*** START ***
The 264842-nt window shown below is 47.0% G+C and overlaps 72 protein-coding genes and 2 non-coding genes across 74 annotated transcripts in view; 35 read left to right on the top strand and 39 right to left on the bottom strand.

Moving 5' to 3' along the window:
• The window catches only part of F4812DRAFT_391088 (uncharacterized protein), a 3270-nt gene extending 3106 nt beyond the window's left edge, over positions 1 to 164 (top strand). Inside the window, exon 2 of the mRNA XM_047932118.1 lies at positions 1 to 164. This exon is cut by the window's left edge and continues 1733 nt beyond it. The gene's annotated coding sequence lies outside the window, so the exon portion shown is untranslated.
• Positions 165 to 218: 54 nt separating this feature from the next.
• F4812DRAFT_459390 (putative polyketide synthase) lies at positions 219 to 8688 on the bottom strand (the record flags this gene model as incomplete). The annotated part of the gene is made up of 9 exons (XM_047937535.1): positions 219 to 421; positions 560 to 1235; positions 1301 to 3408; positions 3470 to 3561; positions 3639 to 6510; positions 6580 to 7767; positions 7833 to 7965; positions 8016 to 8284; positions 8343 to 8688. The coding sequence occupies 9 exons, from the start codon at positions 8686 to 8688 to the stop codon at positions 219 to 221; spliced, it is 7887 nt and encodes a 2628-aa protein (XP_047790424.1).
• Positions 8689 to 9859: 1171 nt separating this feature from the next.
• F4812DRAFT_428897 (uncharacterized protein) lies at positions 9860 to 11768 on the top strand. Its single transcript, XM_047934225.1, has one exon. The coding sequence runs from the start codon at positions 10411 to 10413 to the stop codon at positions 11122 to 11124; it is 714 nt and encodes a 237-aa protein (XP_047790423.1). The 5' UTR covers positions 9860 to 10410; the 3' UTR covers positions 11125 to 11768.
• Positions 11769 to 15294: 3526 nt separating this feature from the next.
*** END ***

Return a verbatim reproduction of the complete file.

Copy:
The 264842-nt window shown below is 47.0% G+C and overlaps 72 protein-coding genes and 2 non-coding genes across 74 annotated transcripts in view; 35 read left to right on the top strand and 39 right to left on the bottom strand.

Moving 5' to 3' along the window:
• The window catches only part of F4812DRAFT_391088 (uncharacterized protein), a 3270-nt gene extending 3106 nt beyond the window's left edge, over positions 1 to 164 (top strand). Inside the window, exon 2 of the mRNA XM_047932118.1 lies at positions 1 to 164. This exon is cut by the window's left edge and continues 1733 nt beyond it. The gene's annotated coding sequence lies outside the window, so the exon portion shown is untranslated.
• Positions 165 to 218: 54 nt separating this feature from the next.
• F4812DRAFT_459390 (putative polyketide synthase) lies at positions 219 to 8688 on the bottom strand (the record flags this gene model as incomplete). The annotated part of the gene is made up of 9 exons (XM_047937535.1): positions 219 to 421; positions 560 to 1235; positions 1301 to 3408; positions 3470 to 3561; positions 3639 to 6510; positions 6580 to 7767; positions 7833 to 7965; positions 8016 to 8284; positions 8343 to 8688. The coding sequence occupies 9 exons, from the start codon at positions 8686 to 8688 to the stop codon at positions 219 to 221; spliced, it is 7887 nt and encodes a 2628-aa protein (XP_047790424.1).
• Positions 8689 to 9859: 1171 nt separating this feature from the next.
• F4812DRAFT_428897 (uncharacterized protein) lies at positions 9860 to 11768 on the top strand. Its single transcript, XM_047934225.1, has one exon. The coding sequence runs from the start codon at positions 10411 to 10413 to the stop codon at positions 11122 to 11124; it is 714 nt and encodes a 237-aa protein (XP_047790423.1). The 5' UTR covers positions 9860 to 10410; the 3' UTR covers positions 11125 to 11768.
• Positions 11769 to 15294: 3526 nt separating this feature from the next.